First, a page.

- The Enterprise
- The Recorder
County and state highway authorities have been diligently working to maintain the roadways over the last week as winter weather has moved through the region and left snow, sleet and freezing rain.
Donny McCready, county highway maintenance division chief, said Monday afternoon he felt the overall response to the weather went “pretty well.” He added that he may have called for additional contractors “a little earlier” Thursday morning as more snow fell than anticipated, “but we did OK.”
McCready said Thursday morning and Friday evening all county and contracted crews were out salting and plowing roadways. For Monday morning’s freezing rain, he said all highway maintenance division crews were on duty.
Charlie Gischlar, a Maryland State Highway Administration spokesman, said Monday morning the response efforts “went well. We’re very happy.”
Neither county nor state crews pretreated roadways in the region last Wednesday.
When weather moved in, the temperatures were “extremely sub-freezing,” Gischlar said, so SHA couldn’t pretreat the roads. He said if they had, “it would have froze immediately.” SHA and county crews waited for the snow before salting and it, along with the influx of traffic, was “effective.”
“The biggest thing is watching the forecast … and giving your best estimate” of when precipitation may begin, McCready said.
In Southern Maryland, where snowfall ranged from 3 to 6 inches in some areas, Gischlar said crews had to do some plowing before treating the roads — as did county crews, McCready said.
For the additional snowfall Friday, Gischlar said the residual salt from the previous treatment acted as a pretreatment.
“We warned people rush hour wasn’t going to be pretty,” Gischlar said of Friday. He said it was a tough commute in most areas, not necessarily caused by the status of the roads because “the roads were fine,” but from commuters naturally slowing down because of the weather conditions.
“We were more than prepared for this,” Gischlar said of the freezing rain the region received Monday morning. “If we could just tell folks to slow down.”
Hypothermia death reported in county
The first death related to hypothermia in the county this winter occurred in Lusby. Dr. Laurence Polsky, the county health officer, said the 50-year-old woman was discovered in her home late New Year’s Eve.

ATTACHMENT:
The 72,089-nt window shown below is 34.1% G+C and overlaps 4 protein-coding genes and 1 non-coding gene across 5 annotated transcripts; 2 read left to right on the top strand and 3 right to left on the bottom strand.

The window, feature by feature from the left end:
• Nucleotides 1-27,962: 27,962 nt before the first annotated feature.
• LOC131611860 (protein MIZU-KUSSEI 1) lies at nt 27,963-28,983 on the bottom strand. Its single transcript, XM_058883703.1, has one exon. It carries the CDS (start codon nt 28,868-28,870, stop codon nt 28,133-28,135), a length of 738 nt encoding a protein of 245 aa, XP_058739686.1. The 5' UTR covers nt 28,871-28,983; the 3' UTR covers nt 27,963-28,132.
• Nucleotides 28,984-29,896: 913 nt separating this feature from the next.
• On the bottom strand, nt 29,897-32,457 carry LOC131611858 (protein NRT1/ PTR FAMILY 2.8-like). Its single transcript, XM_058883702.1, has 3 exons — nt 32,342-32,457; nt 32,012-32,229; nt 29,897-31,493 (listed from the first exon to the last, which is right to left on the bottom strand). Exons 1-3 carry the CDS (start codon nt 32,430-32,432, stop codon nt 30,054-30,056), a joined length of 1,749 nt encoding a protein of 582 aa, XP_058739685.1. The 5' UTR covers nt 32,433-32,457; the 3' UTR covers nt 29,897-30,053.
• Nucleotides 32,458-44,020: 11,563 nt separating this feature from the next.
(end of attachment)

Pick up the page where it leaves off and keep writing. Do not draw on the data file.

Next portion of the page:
He explained that the victim, who suffered from agoraphobia — which is an anxiety disorder in which a person has attacks of intense fear and anxiety of being in places where it is hard to escape or where help might not be available, according to the U.S. National Library of Medicine website — usually left notes on her front door for her neighbor as her only contact to someone outside of her home. When the neighbor became worried, Polsky said she notified the police and when they arrived, the victim was in cardiac arrest and unresponsive.
Polsky said she was taken to Calvert Memorial Hospital, where she was pronounced dead early New Year’s Day.
He said it is not known if there were any other underlying causes of death, as she had no prior records.
In an effort to combat hypothermia deaths and other winter ailments, many area churches are sheltering homeless people by participating in Safe Nights of Calvert County. Safe Nights is an interfaith emergency shelter program, which began sheltering Nov. 11 and will run through March 31.
Program coordinator Mary Ann Zaversnik said Monday morning there are currently six people enrolled in the Safe Nights program, down from about 11 earlier this month.
“Our people come and go,” Zaversnik said, adding that the program may be getting a few more participants in February. “We thought we would be getting more phone calls [because of the low temperatures]. And there are some people that don’t want to come in. But our doors are always open.”
Zaversnik said anyone who needs shelter with Safe Nights should call 443-486-8670. Shelter is provided by appointment only, and applicants must go through a background check and must sign a guest agreement and an alcohol and drug abuse policy stating they will not use drugs or alcohol in the shelter or come in under the influence. Anyone with a felony conviction cannot participate in the program.